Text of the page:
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Thursday, February 5, 2015

Céad míle fáilte

It is early February.

Deep within the swallow’s heart, a stirring begins. While not understanding why, the tiny bird finds itself drawn to an ancient former Spanish mission. Far to the South, a turkey vulture feels the tug of Buzzard’s Roost in Hinckley Ohio. With a flap of its great wings, the homely bird begins to wing Northward.

Deep in the recesses of a cold lake, a steel-head trout discerns a faint scent being carried on the current. Before reason can dictate, the fish is swimming against the current to the place of its original spawning.

All are inexplicable migrations; yearnings about which Man has wondered for eons.

So it is with me.
 On a cold, snowy winter’s evening, I could no longer resist the tug of just what I don’t know. Upon regaining awareness, there it was in my shaking hands. Oh… how often I have found myself in this situation in the past. I glance down, knowing what to expect; yet not really cognizant of my actions. There, as if to mock me, were the words “How the Irish Saved Civilization”

Yes, once again, I had been subconsciously drawn to Thomas Cahill’s work. My Irish soul heard the silent call of the book; “Come! Learn once again of your heritage!  Do not be ignorant or deceived by the world’s stereotypes!”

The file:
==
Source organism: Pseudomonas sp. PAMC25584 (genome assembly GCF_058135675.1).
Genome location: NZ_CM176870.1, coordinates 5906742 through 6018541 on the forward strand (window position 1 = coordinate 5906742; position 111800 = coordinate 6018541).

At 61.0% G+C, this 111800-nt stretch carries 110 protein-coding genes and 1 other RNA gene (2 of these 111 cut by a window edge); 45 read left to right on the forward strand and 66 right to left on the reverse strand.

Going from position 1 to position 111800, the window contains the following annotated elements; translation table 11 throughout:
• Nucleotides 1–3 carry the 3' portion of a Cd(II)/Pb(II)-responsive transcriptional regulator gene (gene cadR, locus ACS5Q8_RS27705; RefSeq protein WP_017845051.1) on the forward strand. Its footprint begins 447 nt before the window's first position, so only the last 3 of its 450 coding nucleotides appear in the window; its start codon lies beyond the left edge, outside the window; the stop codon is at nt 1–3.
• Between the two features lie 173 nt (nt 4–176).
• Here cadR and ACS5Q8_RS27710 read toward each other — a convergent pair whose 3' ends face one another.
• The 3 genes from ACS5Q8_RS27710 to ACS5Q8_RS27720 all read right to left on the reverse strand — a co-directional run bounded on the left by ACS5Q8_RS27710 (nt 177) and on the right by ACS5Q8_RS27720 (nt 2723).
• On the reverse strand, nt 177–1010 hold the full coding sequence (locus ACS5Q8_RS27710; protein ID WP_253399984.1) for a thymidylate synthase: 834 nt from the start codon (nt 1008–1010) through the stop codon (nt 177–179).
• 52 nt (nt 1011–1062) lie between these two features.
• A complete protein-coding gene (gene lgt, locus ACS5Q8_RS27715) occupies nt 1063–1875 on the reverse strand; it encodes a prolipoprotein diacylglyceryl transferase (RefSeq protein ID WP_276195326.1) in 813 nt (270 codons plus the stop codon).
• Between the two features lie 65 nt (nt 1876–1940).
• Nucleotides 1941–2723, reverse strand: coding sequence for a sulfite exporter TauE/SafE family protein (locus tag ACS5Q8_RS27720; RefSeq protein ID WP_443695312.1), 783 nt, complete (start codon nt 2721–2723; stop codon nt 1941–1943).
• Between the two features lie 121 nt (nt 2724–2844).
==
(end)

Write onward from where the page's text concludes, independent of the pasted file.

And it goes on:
This is not my first, nor my second or third visit with Mr. Cahill. 
No, much like the swallow, vulture, and trout; the reading of Irish culture (yes, there is a culture. It is not an oxymoron) has become nearly an annual event.  And, much like my avian or piscatorial friends; I have absolutely no idea why!

Perhaps it is a preparatory event prior to the recognition of St. Patrick’s Day. Perhaps it is a means to re-stock my arsenal to combat the onslaught of ridiculous myths and stereotypes. Perhaps it is to replenish a well of Irish-ness which has been drawn nearly dry over the previous 12 months.

Regardless of the reasons, once again I am drawn into a world of pre-Christian customs (good and bad), ingenious architecture, heroic poetry and legend. Gratefully, I feel my spirit being refreshed. The aridness of the desert is becoming quenched. Life and vitality stir anew.

I read of petty kings, of inter-tribal livestock (and slave) raids. The wildness of a wild, beautiful island which geologically speaking,is a part of the New World at the very edge of the Old seems fitting. A wild, unique land which brought forth a wild, unique race of people who have impacted every continent of the Earth, from politics to literature to music; the Irish have influenced all.

Incidentally, under ancient Celtic Law, the only persons who could travel un-molested between tribal holdings through the no-man’s-land of the wilderness were Kings, Priests, and Writers.  Everyone else was fair game for thieves, slave-traders, and cut-throats.